I too saw saw a watermelon referred to as a vegetable, on our local news channel. I belive it my be fence produce, that in something that could go either way, just as a tomato is. ben414

Watermelon Is a fruit.Be smart people.If it has visible seeds then it is a fruit just as tomato ,cucumber and avocado are all fruits. Smartwatermelonluva13 — Preceding unsigned comment added by (talk) 05:30, 3 March 2015 (UTC)

I love Watermelon!!!I eat it with both my eyes closed.It is a fruit as it is full of seeds.Just as tomatoes and cucumber are fruits — Preceding unsigned comment added by (talk) 05:15, 3 March 2015 (UTC)

the day i get served stewed watermelon as a side dish with my dinner is the day i will consider that it may be a vegetable. Gzuckier 19:56, 20 September 2006 (UTC)

I'm not sure how to approach adding a comment, but I am also aware of this awry debate of the watermelon. I have noticed watermelons being called both vegetables and fruits commonly, and I believe we are simply being biased for the fruit favor simply because it is the current belief of the Wikipedia article. Keep an open mind and consider all possibilities, such as that some vegetables are classified as flowering plants, including the pumpkin, which is cousin to the watermelon. --Furby

I just went to (National watermelon promotional board), and according to them, it is BOTH a fruit and a vegetable. JAK2112 21:44, 19 April 2007 (UTC)

From what I heard, the watermelon is physically a fruit, but classified as a vegetable. This has to do from when the Government was allowed to tax vegetables and not fruits so called it a vegetable.

Its a friut because it contains seeds and vegatables dont, thats what I was tought at school.Nr9krw —Preceding unsigned comment added by (talk) 19:39, 23 September 2008 (UTC)

it is a fruit because it's sweet and has seeds.


(Twilight578 (talk) 00:13, 14 April 2009 (UTC)) ~edward cullen~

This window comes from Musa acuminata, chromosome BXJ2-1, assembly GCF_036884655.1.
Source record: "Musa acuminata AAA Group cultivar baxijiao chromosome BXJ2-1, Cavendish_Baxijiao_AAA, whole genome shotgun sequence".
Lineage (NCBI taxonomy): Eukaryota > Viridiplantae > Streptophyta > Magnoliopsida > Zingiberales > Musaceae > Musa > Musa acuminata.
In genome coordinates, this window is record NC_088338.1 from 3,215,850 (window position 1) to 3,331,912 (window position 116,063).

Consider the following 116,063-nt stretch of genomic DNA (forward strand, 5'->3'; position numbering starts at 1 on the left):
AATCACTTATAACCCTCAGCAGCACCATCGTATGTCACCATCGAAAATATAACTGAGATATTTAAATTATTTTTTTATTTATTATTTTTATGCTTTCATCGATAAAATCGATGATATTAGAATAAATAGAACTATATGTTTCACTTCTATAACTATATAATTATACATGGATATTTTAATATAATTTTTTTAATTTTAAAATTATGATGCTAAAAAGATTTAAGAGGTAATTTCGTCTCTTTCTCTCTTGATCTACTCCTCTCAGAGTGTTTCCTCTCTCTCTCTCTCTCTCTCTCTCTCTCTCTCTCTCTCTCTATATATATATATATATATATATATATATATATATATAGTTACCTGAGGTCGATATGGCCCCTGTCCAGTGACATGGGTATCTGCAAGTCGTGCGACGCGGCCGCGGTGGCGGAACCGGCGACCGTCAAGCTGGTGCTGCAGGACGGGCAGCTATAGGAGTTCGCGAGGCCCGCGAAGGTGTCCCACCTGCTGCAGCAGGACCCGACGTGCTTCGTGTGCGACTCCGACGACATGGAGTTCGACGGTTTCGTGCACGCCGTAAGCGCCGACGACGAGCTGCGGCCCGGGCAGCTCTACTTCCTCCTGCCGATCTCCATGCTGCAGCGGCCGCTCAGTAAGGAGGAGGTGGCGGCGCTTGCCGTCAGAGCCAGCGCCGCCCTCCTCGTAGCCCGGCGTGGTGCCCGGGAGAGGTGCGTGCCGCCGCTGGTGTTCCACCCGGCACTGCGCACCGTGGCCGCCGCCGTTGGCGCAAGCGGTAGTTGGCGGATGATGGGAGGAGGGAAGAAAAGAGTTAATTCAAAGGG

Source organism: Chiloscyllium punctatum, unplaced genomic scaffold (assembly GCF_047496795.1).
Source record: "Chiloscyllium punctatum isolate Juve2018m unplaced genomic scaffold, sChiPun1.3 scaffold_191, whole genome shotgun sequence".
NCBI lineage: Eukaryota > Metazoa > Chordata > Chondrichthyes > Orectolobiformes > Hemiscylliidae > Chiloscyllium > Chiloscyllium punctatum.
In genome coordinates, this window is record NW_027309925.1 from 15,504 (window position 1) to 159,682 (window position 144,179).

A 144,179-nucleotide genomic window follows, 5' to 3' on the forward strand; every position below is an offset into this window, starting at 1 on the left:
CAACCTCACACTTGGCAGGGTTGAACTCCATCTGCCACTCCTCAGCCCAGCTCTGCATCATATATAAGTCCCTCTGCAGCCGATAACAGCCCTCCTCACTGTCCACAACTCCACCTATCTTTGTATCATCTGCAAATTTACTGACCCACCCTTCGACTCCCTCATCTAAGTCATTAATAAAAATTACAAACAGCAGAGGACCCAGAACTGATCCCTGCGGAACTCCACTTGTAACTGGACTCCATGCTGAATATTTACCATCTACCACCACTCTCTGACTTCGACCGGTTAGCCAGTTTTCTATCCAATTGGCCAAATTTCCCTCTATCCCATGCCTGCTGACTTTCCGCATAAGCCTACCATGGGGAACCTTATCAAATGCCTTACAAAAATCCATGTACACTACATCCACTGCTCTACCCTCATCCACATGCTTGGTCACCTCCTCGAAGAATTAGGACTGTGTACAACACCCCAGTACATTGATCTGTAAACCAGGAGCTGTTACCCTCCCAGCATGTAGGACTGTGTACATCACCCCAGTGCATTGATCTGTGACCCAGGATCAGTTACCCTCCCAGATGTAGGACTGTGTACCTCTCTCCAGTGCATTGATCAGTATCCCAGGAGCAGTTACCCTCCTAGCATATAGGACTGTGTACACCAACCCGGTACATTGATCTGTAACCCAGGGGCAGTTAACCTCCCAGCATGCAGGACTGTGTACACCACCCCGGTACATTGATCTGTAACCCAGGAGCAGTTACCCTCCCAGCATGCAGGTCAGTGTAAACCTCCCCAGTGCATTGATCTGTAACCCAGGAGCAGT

Just because it has seeds it does not mean it's a fruit. Strawberries have seeds and are not technically fruits. They are labeled as false fruits. The seeds must be on the inside to be considered fruits. And whether it is sweet or not has nothing to do with it. Avocados and olives are not sweet and they are fruits and many leafy vegetables have been described as sweet. The only instances in which I have seen a watermelon referred to as a vegetable is by misinformed government, and companies that have a large impact on how these things are looked at (ex. Grocery stores). I was told by a grocery store company when questioning on why I have to look for my squash under vegetables on the self check out lane that it was labeled that way so people could find it and it had nothing to do on whether or not it was actually a vegetable or fruit. I have although seen the term "vegetable fruit" appear a lot lately. When used together it states that it is a fruit although it has other qualities that we don't consider fruit"ish". I have not been able to find where this term has come from although I have heard it used by many people online and offline (no reliable resource). But "vegetable fruit" does seem like an acceptable term if anyone has further help on citing it? —Preceding unsigned comment added by Cassandra loves (talkcontribs) 04:40, 3 January 2010 (UTC)